Like Jesus’ friends in Emmaus, there is lament, a deep sense of sadness at the injustice of the world and the inability to realize my dreams.

But there is also a divine word, a perspective that comes to me from Another, a Story that catches my attention and imagination, setting forth an alternate interpretation of the “facts on the ground,” awakening hopeful faith.

Then there is grace and communion. I invite this speaking Stranger into my life, into my home. I start to treat him as a guest, but before long I realize that he is at the head of the table, blessing and breaking the bread, feeding me. At once, the guest is no more a stranger. I recognize him as my very life, as Life itself, the Source of all that life means in the world, now and forever.

Finally, there is community and mission. I run to meet others who have received life. I want to hear their stories and tell mine. Then, as a community of life, we reach out to those around us, our neighbors who likewise lament the world’s injustice and the inability to realize their dreams. We tell them of a Stranger who has a divine word for them, who wants to feed them, who wants to be their very life.

This is the liturgical life, the Eucharistic life, the Jesus-shaped life.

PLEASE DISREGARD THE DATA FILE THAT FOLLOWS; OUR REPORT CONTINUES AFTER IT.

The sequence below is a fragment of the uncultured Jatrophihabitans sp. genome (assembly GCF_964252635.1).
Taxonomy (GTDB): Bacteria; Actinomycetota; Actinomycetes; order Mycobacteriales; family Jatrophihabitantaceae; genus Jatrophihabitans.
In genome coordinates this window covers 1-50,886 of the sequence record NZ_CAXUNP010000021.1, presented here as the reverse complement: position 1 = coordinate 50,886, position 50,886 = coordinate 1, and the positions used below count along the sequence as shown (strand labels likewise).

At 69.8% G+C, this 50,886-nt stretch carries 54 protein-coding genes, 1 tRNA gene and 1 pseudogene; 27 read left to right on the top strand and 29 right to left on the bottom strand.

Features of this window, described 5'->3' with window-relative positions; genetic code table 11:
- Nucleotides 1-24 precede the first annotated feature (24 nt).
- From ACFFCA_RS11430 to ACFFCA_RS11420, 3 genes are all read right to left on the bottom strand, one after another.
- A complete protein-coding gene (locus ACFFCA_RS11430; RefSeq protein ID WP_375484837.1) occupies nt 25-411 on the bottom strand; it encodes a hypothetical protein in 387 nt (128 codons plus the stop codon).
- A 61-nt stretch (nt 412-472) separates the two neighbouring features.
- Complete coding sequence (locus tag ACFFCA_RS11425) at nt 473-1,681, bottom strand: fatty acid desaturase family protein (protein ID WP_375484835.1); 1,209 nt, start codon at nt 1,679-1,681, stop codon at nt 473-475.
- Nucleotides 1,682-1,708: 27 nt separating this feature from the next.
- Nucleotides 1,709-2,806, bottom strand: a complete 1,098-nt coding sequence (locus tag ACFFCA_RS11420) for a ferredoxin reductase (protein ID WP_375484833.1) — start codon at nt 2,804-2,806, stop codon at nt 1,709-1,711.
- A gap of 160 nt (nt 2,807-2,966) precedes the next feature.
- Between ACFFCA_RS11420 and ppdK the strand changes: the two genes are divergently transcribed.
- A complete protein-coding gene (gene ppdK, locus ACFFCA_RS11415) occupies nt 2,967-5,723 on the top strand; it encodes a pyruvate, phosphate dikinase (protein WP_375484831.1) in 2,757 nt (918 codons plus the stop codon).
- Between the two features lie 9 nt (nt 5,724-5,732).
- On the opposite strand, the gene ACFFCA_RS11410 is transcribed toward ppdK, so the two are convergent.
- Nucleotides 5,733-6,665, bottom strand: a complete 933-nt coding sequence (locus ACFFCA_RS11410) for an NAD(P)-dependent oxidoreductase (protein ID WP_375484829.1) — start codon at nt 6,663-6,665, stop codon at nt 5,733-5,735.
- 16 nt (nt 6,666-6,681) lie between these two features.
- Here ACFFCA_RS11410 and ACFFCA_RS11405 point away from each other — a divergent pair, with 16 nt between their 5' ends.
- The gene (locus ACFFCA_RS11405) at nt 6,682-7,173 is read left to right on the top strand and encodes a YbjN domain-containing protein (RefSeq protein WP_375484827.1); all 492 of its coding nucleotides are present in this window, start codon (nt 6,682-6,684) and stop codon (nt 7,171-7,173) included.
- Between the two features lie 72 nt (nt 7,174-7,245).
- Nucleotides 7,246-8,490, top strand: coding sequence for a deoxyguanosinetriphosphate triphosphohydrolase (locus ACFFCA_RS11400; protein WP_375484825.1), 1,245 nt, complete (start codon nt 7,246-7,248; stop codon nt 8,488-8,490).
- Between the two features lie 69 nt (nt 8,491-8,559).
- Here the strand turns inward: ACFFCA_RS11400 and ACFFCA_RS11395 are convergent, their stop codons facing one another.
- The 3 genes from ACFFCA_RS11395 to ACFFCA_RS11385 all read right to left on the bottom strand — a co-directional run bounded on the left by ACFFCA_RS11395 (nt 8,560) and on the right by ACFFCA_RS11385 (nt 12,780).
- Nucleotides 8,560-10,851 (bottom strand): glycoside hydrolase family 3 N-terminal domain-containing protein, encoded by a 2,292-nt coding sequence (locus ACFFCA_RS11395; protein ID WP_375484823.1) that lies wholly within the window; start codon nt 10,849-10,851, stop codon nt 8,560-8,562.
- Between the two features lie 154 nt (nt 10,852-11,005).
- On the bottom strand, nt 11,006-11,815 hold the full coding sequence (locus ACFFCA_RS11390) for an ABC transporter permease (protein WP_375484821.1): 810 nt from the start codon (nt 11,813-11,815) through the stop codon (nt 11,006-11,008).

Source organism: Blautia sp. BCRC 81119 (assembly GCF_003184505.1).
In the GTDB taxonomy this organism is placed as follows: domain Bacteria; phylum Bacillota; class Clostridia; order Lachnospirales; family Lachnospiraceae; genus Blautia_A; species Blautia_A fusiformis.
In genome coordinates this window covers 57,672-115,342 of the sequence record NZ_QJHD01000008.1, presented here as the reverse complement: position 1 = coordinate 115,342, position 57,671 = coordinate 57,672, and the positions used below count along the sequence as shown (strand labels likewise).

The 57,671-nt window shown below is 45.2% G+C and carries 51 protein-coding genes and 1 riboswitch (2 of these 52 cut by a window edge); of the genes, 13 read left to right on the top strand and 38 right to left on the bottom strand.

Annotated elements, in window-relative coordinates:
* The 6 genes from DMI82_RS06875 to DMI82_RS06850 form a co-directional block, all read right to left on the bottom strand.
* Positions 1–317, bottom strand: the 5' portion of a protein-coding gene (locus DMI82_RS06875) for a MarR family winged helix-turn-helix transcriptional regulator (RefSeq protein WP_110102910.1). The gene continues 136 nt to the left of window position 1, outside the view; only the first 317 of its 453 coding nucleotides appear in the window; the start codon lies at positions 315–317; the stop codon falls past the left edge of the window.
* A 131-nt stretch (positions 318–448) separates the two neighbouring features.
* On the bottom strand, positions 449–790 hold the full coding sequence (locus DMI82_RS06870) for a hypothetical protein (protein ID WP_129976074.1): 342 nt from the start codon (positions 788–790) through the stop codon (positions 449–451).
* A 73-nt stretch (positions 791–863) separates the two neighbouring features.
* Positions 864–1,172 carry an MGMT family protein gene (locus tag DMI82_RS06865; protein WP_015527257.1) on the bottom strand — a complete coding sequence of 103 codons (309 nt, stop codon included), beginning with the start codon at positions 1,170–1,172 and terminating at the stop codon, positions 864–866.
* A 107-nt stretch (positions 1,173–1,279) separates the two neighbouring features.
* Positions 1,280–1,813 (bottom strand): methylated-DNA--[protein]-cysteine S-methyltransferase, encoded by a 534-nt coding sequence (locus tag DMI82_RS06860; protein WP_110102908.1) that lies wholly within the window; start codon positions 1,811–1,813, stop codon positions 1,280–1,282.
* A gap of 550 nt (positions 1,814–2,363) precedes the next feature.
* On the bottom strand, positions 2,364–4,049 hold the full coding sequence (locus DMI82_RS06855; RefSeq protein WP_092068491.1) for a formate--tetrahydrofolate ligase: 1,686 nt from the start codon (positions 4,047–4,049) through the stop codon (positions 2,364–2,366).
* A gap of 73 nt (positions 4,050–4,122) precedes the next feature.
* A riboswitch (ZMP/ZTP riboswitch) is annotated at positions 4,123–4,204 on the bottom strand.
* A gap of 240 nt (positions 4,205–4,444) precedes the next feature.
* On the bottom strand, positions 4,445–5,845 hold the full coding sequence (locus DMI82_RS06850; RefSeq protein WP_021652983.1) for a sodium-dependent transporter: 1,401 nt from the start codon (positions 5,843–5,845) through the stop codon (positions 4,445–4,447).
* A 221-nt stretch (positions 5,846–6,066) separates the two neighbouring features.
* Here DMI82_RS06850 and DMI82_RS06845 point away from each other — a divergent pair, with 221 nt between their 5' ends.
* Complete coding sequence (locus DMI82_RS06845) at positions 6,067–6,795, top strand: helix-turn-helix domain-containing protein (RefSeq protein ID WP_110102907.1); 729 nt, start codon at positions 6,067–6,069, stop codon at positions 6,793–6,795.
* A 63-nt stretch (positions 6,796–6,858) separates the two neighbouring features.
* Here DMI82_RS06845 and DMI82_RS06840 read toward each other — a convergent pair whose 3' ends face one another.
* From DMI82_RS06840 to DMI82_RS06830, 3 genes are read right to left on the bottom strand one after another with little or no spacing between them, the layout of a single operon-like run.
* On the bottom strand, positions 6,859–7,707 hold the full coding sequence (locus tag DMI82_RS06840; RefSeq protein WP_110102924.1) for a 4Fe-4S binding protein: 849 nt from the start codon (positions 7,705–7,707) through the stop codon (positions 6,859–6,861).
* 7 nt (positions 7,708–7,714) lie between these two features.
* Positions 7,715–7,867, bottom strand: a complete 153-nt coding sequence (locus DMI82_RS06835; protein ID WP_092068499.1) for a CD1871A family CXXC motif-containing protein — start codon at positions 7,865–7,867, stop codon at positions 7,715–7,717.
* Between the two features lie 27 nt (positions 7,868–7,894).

Comments

  1. Terrific post. Love seeing that “pattern” in Luke 24. Powerful.

  2. This is one of my favorite books. I’m actually about to begin a teaching series on it with a small group. Great post, CM…

  3. To make his points, Henri Nouwen traces Jesus’ journey with disciples on the Emmaus road (Luke 24), an encounter that follows the pattern of the eucharistic celebration.

    So, which came first: the chicken or the egg? Did the disciples and later followers of Jesus create a Eucharistic liturgy that was somewhat patterned after the Luke 24 narrative, or was Luke 24 deliberately written to reflect or echo the pattern of what had become the church’s Eucharistic liturgy? Or neither?

    • It may not be either/or. Luke may have shaped his narrative to reflect the Eucharistic gathering of the early Christians. Of all the Gospel writers Luke is most interested in the “breaking of bread” and meal fellowship. On the other hand, it is the first disciples’ experience of Jesus as the one who was constantly sharing meals with them that likely informed and set the pattern for their meetings.

    • As Ch Mike said, the Gospels were written out of the experience of the Christian communities. Jesus used the Passover meal (which he may have done a day or two before the Actual Day) to establish something new. That was echoed in the meal at Emmaus. That new thing was what was appended to what I understand was the format of a standard Jewish prayer service of the day – the prayers and readings from scripture, and a short word on the interpretation of that scripture. Something like this is what one would expect if Christianity indeed arose out of Judaism. It seems to have been in place from the beginning, years before the Gospels were written down.

      Dana